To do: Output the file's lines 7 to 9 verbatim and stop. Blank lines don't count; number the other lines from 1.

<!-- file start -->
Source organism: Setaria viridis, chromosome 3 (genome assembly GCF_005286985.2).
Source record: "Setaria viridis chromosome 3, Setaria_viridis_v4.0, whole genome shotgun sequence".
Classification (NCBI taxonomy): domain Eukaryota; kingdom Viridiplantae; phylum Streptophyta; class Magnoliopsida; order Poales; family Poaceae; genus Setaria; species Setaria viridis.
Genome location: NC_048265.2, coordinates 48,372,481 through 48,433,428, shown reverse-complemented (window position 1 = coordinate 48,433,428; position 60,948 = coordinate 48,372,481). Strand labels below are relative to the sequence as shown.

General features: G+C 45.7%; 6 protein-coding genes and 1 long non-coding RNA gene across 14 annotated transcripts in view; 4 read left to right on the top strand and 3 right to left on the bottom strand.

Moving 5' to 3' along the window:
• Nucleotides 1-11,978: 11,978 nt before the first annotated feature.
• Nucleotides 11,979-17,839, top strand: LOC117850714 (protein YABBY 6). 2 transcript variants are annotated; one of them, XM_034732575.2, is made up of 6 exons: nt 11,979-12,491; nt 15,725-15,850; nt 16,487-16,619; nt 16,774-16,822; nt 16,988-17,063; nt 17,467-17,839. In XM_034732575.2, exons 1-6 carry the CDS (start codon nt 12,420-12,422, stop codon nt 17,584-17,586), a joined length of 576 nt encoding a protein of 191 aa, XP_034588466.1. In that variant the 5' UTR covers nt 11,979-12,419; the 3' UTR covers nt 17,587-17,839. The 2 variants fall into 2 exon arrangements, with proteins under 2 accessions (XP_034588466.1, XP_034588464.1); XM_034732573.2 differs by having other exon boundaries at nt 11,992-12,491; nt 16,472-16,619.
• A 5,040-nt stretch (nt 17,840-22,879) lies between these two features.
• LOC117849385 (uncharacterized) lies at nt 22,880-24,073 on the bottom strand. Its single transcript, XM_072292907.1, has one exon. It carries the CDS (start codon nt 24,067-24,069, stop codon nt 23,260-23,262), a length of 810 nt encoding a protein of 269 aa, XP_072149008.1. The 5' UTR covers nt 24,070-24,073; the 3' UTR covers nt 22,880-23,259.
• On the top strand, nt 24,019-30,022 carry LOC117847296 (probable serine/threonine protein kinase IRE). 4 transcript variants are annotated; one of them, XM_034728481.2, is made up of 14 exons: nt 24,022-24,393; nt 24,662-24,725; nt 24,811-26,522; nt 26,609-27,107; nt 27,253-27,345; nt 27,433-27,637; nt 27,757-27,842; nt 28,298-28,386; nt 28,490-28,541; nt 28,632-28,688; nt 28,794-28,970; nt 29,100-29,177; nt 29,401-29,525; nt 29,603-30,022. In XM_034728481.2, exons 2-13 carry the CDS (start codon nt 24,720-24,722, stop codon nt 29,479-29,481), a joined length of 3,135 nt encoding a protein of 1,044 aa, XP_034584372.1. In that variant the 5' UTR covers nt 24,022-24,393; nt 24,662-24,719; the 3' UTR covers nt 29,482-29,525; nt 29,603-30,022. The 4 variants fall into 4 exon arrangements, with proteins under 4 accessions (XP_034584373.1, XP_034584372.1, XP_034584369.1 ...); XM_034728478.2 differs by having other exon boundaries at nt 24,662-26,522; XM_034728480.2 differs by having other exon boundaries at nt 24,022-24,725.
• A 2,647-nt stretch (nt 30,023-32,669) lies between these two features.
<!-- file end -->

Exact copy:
• Nucleotides 1-11,978: 11,978 nt before the first annotated feature.
• Nucleotides 11,979-17,839, top strand: LOC117850714 (protein YABBY 6). 2 transcript variants are annotated; one of them, XM_034732575.2, is made up of 6 exons: nt 11,979-12,491; nt 15,725-15,850; nt 16,487-16,619; nt 16,774-16,822; nt 16,988-17,063; nt 17,467-17,839. In XM_034732575.2, exons 1-6 carry the CDS (start codon nt 12,420-12,422, stop codon nt 17,584-17,586), a joined length of 576 nt encoding a protein of 191 aa, XP_034588466.1. In that variant the 5' UTR covers nt 11,979-12,419; the 3' UTR covers nt 17,587-17,839. The 2 variants fall into 2 exon arrangements, with proteins under 2 accessions (XP_034588466.1, XP_034588464.1); XM_034732573.2 differs by having other exon boundaries at nt 11,992-12,491; nt 16,472-16,619.
• A 5,040-nt stretch (nt 17,840-22,879) lies between these two features.